I love German verbal portmanteaus. In order to create big words for simple concepts, they just mash-up two or more words into a multi-letter string such as the noun Handschuhschneeballwerfer (a person who wears gloves to throw snowballs) or the verb Sontagspaziergangmachen (to go for a Sunday walk). I can’t help but wonder if we had a single word for these activities, would we be more likely to grab friends or family and head for the park on a wintry Sunday afternoon for a jolly snowball fight?
But back to Bewegungschore. I googled ‘dance’ and ‘mood’ and hit the jackpot by stumbling across information on Rudolf von Laban, a dancer and movement theorist who developed the concept of Bewegungschore in the early 20th century. That tongue-twister of a word translates as ‘movement choir’ where participants don’t sing but rather dance together as a shared experience in the joy of moving. He elaborated his vision further with another mega-word, namely bedürfnislosigkeit meaning demandlessness as in having one’s time and energy free to indulge in ‘festive exaltation’. Well now, what could be better really than to a bedürfnislosigkeit state on a Saturday a.m in order to participate in a laughing, lively Bewegungschöre, shaking those parts of your body with which you are in contact as you oscillate with a group of like-minded dancers?
In Denver? Looking forward to seeing you some Saturday soon as we dance in a movement choir with Lia Ridley at Dancing the Soul, 950 Jersey St, Denver, CO 80220.
This Virgo girl just passed that milestone birthday that lands me on the Medicare rolls! In order to meet the event with maximum enthusiasm and joy, I spent that celebratory Labor Day weekend morning at Denver's Dancing the Soul studio doing just that, belly dancing my soul as if no one was watching. For those of you with wh
om I've never had the pleasure of a face-to-face meeting, that's me in the over-the-top, so-not-me, two piece outfit front row left.
Are you live and local in the Denver area? Consider checking this class out, 11:00 a.m. on Saturdays, dancingthesoul.com. The lovely lady bottom right in the above photo is our instructor Lia Ridley. Not so sure this is your thing? Read on!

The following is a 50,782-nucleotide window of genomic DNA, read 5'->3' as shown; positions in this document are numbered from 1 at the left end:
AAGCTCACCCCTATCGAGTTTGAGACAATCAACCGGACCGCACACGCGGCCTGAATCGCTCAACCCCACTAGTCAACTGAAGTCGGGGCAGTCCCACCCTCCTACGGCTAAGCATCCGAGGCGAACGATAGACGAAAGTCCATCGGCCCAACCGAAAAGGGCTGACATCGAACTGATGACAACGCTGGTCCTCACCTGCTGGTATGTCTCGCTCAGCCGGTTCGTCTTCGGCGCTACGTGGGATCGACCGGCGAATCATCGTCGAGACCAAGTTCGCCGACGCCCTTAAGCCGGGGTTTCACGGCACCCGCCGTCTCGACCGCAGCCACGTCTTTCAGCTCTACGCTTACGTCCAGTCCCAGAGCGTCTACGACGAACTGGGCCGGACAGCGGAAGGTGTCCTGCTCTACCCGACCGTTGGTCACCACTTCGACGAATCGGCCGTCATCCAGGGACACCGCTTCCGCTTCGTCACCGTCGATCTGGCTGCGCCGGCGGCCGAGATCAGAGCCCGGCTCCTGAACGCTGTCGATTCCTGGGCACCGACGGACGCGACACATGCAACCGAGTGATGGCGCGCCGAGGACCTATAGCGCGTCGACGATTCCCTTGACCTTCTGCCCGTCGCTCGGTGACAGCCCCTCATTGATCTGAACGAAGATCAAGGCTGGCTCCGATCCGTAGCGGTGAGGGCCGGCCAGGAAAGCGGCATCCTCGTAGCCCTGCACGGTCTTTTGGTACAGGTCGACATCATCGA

"Belly dance is like glitter: It not only colors your life, it makes you sparkle. You find it everywhere, and in everything, and it's nearly impossible to get rid of. "
"Sequins, sass, and sisterhood"
Professor Angie Moe of Western Michigan University investigated the effects of belly dancing on the perceptions that older women had about their bodies, specifically how age related changes were a source of shame and discomfort. Interviewing aging ladies who participate in this activity, she determined that shaking whatever part of you that still moves enough to more or less shimmy is an excellent way to regain, reclaim, rebuild, and redefine that which constitutes bodily comfort and joy.
May I add that it's a lot of laughing and a lot of fun?
Taking Control of Your Weight, Your Mood, and Your Long-Term Health
I have spent 30+ years in the practice of internal medicine attempting different strategies to change behavior when bad habits happen to good people. Too often, lifestyle epiphanies occur after major shake-ups such as the diagnoses of diabetes or other serious conditions. I particularly like the ‘bibliotherapy’ approach, and I’m always on the lookout for good self-help book recommendations to add to my short list of those that truly effect change.
I am pleased to report here that “The Good Gut” is just such a book, well-written in a way that makes it one of those notable non-fiction works that you’ll read cover to cover, not losing interest or comprehension somewhere between a paragraph’s start and finish (no flipping ahead to see how much longer this chapter!). The Drs. Sonnenburg do not tediously repeat and overstate the standard health caveats to avoid sugar, lose weight, and exercise, but rather expand on their primary point, namely the importance, care, and feeding of our fellow life bacterial travelers.